What Has Being A Thiel Fellow Given Me? Credibility

Quitting college at 18 to move to Silicon Valley and pursue your startup is the stuff of Hollywood dreams. Now add a billionaire benefactor--PayPal founder and Facebook investor Peter Thiel--bankrolling you and under pressure to prove that entrepreneurship can rival Harvard as a path to success. The inaugural class of Thiel Fellows is blogging about their experiences for Fast Company. Here, Dale Stephens discusses just what he has gained from becoming a Fellow.

Dale Stephens

When I introduce myself as a Thiel Fellow people naturally want to know about the program. Since this is the first year of the fellowship, there are many questions to answer: Do you all live together? How many were awarded? How many people applied?

These questions are relatively easy: Fellows don't live together; there are 24 fellows; more than 400 people applied.

Then people pop the hard the question, the question that is nearly impossible to answer because there's no control experiment for life.

"What has the Thiel Fellowship done for you?" people ask.

I can't answer this question definitively. It's difficult to know where I would be today had I not received the fellowship. Certainly I'd be leading UnCollege, but would I be writing a book? Would I be speaking at events? Would I be writing this blog post?

Maybe. Probably. Probably not.

Wouldn't it be awesome if life were a choose-your-ending picture book? You could relive events again and again, experimenting with different results to obtain the desired outcome.

But that's not how life works. You get one chance, for a finite amount of time (though not if Laura Deming can help it), to change the world.

One thing the Thiel Fellowship has done is accelerate my journey through the world. Life moves at rocket speed today. I don't know where I'll be next week or next month, let alone next year -- it could be Peru, South Africa, or Berlin.

The best part of the fellowship is that I now have five letters after my name -- T-H-I-E-L -- that serve as a stamp of approval in lieu of a college degree. For those fellows that left Harvard, this probably isn't as big deal. While I also went to a college that starts with an "H," when I say "I dropped out of Hendrix" people look at me quizzically, wonder momentarily whether Jimi started a college, and then dismiss me.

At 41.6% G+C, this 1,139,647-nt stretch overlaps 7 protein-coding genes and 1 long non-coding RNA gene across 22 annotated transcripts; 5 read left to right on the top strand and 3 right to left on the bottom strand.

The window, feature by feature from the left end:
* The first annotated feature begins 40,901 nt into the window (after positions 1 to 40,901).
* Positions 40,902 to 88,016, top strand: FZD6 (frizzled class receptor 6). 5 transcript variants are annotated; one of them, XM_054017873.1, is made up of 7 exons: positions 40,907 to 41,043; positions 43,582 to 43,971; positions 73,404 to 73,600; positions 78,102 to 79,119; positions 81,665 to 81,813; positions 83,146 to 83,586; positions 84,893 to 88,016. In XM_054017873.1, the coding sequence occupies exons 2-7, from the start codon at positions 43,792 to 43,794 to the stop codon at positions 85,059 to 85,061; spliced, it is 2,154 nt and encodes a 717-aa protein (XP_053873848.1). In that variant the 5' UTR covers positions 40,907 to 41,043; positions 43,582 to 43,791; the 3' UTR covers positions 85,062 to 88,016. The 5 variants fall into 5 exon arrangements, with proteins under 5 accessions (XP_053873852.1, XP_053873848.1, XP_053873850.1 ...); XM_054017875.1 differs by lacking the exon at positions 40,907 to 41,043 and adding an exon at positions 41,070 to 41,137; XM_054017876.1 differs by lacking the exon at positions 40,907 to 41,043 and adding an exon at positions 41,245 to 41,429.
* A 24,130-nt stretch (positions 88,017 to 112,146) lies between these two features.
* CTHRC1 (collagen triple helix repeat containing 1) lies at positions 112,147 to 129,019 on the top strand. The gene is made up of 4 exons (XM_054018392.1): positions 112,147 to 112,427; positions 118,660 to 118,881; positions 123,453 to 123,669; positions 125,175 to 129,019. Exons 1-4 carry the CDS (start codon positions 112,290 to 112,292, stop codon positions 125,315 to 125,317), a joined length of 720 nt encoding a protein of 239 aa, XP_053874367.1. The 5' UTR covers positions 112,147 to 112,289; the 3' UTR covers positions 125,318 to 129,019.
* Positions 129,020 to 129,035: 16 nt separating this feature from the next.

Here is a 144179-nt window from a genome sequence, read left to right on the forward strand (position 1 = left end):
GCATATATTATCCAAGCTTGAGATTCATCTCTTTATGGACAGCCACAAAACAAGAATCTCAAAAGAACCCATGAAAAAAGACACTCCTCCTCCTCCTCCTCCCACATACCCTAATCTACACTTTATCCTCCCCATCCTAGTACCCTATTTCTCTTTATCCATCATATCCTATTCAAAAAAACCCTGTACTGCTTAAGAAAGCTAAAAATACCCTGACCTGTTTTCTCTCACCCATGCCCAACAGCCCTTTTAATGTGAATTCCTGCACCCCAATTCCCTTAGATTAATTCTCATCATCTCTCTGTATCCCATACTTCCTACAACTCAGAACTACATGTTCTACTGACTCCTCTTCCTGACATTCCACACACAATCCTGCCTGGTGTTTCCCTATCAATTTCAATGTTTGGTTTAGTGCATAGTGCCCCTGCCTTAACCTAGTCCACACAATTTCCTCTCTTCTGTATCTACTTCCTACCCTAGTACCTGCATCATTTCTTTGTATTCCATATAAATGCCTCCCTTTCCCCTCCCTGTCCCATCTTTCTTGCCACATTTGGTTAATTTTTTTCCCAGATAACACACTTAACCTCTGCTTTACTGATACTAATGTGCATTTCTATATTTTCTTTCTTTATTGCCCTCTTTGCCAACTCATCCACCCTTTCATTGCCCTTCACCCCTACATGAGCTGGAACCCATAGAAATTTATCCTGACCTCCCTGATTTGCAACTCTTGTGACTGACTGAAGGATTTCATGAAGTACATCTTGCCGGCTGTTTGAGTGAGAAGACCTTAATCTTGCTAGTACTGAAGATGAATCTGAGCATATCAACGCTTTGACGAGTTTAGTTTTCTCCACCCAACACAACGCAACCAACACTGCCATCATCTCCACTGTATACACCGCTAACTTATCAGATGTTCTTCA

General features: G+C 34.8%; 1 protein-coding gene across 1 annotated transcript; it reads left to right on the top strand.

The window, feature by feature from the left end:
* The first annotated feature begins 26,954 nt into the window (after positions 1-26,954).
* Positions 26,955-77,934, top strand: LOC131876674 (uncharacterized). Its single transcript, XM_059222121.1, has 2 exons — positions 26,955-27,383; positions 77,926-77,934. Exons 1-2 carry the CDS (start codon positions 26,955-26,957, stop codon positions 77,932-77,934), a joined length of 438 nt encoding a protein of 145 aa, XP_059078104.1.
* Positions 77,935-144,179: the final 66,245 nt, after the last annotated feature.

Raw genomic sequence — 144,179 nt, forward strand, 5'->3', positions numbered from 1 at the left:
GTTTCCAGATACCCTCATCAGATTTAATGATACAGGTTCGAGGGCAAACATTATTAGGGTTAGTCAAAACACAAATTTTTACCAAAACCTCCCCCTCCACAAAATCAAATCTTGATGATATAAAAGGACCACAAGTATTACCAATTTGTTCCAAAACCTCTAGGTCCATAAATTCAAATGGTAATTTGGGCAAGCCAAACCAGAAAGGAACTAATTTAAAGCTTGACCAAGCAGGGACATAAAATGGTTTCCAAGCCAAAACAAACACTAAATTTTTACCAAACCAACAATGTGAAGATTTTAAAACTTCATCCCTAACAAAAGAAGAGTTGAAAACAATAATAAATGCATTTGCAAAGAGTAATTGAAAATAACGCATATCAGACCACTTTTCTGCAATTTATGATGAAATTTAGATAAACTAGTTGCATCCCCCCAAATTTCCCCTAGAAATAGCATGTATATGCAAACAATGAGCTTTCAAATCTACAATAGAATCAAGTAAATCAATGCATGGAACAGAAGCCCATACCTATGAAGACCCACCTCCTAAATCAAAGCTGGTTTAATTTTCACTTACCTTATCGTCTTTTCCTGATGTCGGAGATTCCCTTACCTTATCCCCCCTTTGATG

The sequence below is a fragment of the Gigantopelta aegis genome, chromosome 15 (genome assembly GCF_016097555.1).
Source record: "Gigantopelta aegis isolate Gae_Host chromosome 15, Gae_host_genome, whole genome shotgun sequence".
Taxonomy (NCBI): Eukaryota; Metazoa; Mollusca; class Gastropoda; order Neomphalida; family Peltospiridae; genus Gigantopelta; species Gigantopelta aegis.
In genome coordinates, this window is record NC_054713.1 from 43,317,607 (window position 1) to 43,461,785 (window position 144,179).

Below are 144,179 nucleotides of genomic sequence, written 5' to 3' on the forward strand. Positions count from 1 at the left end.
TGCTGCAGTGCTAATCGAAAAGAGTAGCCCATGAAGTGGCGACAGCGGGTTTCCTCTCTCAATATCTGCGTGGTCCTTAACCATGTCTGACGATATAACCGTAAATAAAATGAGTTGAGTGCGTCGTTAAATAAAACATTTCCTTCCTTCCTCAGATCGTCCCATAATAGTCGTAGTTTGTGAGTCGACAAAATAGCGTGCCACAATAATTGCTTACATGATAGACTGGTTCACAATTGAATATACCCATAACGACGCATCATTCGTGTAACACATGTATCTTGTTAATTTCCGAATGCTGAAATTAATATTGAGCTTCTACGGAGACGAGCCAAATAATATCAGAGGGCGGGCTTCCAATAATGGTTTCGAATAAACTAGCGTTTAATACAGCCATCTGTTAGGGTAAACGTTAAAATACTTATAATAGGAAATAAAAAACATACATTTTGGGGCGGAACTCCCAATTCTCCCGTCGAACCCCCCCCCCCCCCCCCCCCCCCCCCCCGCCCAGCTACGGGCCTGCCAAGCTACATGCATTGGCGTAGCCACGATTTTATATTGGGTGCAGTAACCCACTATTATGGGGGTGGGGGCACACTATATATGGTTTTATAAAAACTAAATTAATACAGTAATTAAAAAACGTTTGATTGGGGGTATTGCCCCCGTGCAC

As a Hendrix dropout, I have no brand.

Then, when I mention that I'm Thiel Fellow, people are all ears.

Dale Stephens was homeschooled and then unschooled. Now he leads UnCollege.org. Perigee/Penguin will publish his first book about hacking your education in early 2013.

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3 Comments

  • Negrera

    I agree with both of the comments.  He didn't get into a top school--he has no right to speak about what happens at them.  Coming from Harvard, I can say there are problems...but we need the higher-educated as well.  Would I want Dale performing surgery on me? No.  Speaking at an event? No.  Publicity....

  • Mark Charters

    This is a total non-story. If you invite someone to write for you, please at least make sure s/he has got something to say first. What information of any practical use or interest is contained above?

  • Colton Pierson

    I personally find that the message Dale is sharing with Uncollege is being broken by his acceptance of the Thiel Fellowship. Students which drop out of college to drive their pursuits don't normally receive $100,000 grants to do so - Dale is no longer a representation of the case he is making, so I sadly need to ignore the majority of statement he makes with himself as the basis and instead look to other individuals doing so without such assistance.